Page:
Culture

The Best Albums of the Ford Presidency

By John T. Bledsoe (Public domain], via Wikimedia Commons)

President Gerald Ford has the distinction of being the only person to hold both the office of the vice president and president without ever winning the Electoral College. He also has the distinction of having the shortest presidency without dying while in office. Lasting only 895 days, Gerald Ford was in office long enough to see some excellent music released during his administration, though.

A few of the following honorable mentions that didn’t crack the top ten are among the most loved albums of all time (and some of the best-selling): Jail Break, Thin Lizzy; 2112, Rush; Toys in the Attic, Aerosmith; Dirty Deeds Done Dirt Cheap, AC/DC; Hotel California, Eagles; Nighthawks at the Diner, Tom Waits; A Night at the Opera, Queen; Fleetwood Mac, Fleetwood Mac; Siren, Roxy Music; The Basement Tapes, Bob Dylan; Boston, Boston; Relayer, Yes.

10. The Lamb Lies Down on Broadway – Genesis

While The Lamb Lies Down on Broadway may seem longer than President Ford’s time in office; it isn’t. Don’t allow the album’s length (94+ minutes) dissuade you from listening, though. Peter Gabriel’s surrealistic dreams make for an interesting and entertaining concept album.

9. Born to Run – Bruce Springsteen

Bruce Springsteen’s current political preening may make him insufferable in 2017. But Born to Run is a reminder that The Boss once made some excellent music. As I previously wrote, “I’m irritated that I’m irritated by a musician whose music I’ve loved for decades.”

8. Red Headed Stranger – Willie Nelson

A country and western concept album was a bold move at the time, but it proved to be a smart move. Combining the best of fireside yarn spinning with down-home music, Willie Nelson demonstrated that country and western music needn’t be constrained by the “singles” model.

7. Wish You Were Here – Pink Floyd

Track 2, “Welcome to the Machine,” is probably the most relevant and honest critique of the music industry set to music. And that’s not even the best song on the album. The just over thirteen minutes of “Shine on You Crazy Diamond, Part 1” that opens Wish You Were Here is one of the most brilliant songs ever recorded.

6. Physical Graffiti – Led Zeppelin

Led Zeppelin didn’t enter the studio with the intention of releasing a double album. But by virtue of the time limitations presented by the medium of vinyl and the band’s unintentional long-windedness, LZ recorded eight songs that didn’t fit on one record but also weren’t long enough to justify a double album. The solution? Include songs from previous recording sessions that didn’t make it onto previous albums. And that’s how the double album Physical Graffiti came into being.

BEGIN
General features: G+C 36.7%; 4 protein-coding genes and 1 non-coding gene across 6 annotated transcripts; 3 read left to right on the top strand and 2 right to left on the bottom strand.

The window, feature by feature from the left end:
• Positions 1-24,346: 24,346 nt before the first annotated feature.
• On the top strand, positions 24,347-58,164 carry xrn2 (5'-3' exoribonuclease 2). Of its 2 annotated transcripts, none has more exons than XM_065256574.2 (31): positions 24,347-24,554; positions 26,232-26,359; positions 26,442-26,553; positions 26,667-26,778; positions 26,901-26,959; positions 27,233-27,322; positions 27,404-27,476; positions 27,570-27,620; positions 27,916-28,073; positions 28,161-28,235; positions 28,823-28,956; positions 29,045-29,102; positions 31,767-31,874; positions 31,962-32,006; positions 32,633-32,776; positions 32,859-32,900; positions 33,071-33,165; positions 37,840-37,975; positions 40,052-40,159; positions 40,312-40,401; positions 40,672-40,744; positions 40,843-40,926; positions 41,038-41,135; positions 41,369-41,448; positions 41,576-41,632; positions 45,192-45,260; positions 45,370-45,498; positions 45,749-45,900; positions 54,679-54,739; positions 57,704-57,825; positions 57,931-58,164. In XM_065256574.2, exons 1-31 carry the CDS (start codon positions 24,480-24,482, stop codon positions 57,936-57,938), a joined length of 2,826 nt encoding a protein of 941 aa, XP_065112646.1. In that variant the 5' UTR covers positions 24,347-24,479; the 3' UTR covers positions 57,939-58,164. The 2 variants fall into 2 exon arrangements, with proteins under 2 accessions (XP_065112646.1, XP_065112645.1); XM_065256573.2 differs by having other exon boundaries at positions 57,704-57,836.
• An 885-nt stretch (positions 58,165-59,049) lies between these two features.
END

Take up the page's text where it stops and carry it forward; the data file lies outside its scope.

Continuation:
5. Chronicle, Vol. 1 – Creedence Clearwater Revival

“Best of” lists don’t generally include greatest hits albums. However, most lists ranking albums (including this list, obviously) make an exception for Chronicle, Vol. 1. Unlike many other greatest hits albums, the tracks on Chronicle, Vol. 1 fit together seamlessly, as if they were all originally recorded together for a single album. As an aside, I don’t believe that I’ve ever met an individual under the age of eighty that doesn’t like this album.

4. Ramones – Ramones

If influence was the only variable considered for this list, Ramones may very well have landed at the number one spot. This album is the first face peeking out of the dingy, infant, NYC punk scene’s door that had been opened by Patti Smith a year earlier – just in time, too. Prog rock, although contributing some great albums over the years, had begun to be bloated and comical. And, need I mention disco? The Ramones possibly—or, most likely—probably saved rock from itself. Even if you don’t like punk music, you should at least be grateful.

3. Songs in the Key of Life – Stevie Wonder

Coming off of a highly successful three-album run that included Innervisions, Stevie Wonder released his masterpiece in 1976 and cemented himself as R&B’s reigning maestro. Songs in the Key of Life is 85+ minutes of silky smooth storytelling. Most R&B singers since are merely trying to recreate this masterpiece.

2. Horses – Patti Smith

Forty-two years old, Horses, the seminal album from punk music’s mother, ages incredibly well. Unlike most older “pop” music, it still sounds contemporary. As her debut studio album, Horses revealed Patti Smith to be a poet, powerful singer, and a creator of musical trends.

1. Blood on the Tracks – Bob Dylan

Blood on the Tracks was either inspired by Dylan’s own tumultuous marriage or Anton Chekhov. Regardless, the album resonates on a personal level that very few albums even come close to achieving. Dylan’s fifteenth album may very well be his best.